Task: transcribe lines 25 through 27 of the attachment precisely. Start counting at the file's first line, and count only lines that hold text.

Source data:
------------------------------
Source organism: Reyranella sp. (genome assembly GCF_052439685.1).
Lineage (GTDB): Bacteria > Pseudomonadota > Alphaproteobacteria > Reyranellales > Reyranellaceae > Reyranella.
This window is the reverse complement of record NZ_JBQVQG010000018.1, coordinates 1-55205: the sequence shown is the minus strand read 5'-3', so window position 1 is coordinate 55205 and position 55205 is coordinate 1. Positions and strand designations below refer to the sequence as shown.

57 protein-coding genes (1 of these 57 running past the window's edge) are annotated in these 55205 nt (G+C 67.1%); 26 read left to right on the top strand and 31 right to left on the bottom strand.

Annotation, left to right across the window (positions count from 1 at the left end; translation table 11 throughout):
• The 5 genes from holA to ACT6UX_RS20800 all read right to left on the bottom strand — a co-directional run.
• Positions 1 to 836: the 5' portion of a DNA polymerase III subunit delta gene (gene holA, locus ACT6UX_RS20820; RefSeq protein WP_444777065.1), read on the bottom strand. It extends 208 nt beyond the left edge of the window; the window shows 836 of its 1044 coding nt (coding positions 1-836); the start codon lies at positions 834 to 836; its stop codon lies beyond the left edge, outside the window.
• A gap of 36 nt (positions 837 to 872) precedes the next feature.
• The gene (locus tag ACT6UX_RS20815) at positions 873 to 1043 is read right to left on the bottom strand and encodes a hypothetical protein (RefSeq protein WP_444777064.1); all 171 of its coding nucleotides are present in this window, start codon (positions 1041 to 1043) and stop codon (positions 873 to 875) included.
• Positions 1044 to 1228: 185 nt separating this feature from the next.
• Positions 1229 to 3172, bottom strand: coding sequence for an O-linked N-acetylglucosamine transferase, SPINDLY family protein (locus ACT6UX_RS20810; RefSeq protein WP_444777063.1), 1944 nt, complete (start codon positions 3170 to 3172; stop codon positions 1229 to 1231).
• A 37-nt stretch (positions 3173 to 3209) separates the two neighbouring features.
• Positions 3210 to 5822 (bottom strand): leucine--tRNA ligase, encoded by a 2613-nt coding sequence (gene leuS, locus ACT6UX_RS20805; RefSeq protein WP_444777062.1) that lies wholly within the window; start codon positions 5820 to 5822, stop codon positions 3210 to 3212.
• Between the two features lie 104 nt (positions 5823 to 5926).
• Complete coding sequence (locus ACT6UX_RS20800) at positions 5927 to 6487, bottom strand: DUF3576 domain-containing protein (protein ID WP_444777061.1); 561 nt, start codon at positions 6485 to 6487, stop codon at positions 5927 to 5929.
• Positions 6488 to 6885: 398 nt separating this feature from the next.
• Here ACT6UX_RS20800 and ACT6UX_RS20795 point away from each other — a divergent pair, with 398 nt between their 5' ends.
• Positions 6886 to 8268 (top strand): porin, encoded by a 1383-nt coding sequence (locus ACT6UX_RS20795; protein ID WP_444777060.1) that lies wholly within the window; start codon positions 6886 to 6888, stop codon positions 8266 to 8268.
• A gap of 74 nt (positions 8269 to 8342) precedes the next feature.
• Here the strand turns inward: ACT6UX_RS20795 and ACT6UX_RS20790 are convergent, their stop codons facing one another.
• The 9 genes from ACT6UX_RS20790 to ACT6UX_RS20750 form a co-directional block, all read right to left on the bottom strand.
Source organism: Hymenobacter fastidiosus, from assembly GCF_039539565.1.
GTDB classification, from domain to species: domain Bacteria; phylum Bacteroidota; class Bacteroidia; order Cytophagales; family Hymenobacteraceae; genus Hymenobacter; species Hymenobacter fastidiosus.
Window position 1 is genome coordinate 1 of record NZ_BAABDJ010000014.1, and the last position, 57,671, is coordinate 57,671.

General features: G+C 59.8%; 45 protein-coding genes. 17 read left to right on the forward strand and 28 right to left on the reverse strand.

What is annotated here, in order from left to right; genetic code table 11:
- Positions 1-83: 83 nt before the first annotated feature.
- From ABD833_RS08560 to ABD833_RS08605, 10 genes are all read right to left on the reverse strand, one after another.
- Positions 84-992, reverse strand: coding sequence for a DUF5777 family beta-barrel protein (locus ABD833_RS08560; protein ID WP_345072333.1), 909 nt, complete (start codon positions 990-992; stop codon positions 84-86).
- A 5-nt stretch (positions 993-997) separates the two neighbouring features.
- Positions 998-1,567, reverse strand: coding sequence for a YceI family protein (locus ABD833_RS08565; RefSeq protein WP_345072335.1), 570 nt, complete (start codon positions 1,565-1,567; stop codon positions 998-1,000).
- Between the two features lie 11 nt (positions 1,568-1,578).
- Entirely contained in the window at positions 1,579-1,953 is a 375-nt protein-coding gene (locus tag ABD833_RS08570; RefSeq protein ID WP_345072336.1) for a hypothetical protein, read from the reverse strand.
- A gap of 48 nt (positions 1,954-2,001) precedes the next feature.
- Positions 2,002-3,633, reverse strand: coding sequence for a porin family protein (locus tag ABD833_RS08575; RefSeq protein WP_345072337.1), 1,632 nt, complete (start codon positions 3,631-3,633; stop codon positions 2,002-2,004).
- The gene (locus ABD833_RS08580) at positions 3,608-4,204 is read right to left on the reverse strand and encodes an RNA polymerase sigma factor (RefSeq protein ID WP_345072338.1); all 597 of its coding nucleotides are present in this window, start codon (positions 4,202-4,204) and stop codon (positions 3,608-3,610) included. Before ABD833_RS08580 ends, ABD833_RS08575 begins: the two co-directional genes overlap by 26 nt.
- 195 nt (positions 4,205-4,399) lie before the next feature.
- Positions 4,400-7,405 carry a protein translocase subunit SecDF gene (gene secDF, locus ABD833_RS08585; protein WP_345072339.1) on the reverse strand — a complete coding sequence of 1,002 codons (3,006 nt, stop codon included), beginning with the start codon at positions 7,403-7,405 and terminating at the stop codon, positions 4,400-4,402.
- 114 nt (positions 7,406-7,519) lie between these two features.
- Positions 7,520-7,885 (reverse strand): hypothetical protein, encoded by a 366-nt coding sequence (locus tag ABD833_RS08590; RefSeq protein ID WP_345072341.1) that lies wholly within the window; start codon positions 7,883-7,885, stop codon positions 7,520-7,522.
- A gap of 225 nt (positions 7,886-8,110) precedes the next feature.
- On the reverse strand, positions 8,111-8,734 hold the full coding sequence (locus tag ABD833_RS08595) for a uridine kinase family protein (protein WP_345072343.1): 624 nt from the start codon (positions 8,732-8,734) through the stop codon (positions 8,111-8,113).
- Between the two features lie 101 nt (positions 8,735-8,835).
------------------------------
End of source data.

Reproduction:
General features: G+C 59.8%; 45 protein-coding genes. 17 read left to right on the forward strand and 28 right to left on the reverse strand.

What is annotated here, in order from left to right; genetic code table 11:
- Positions 1-83: 83 nt before the first annotated feature.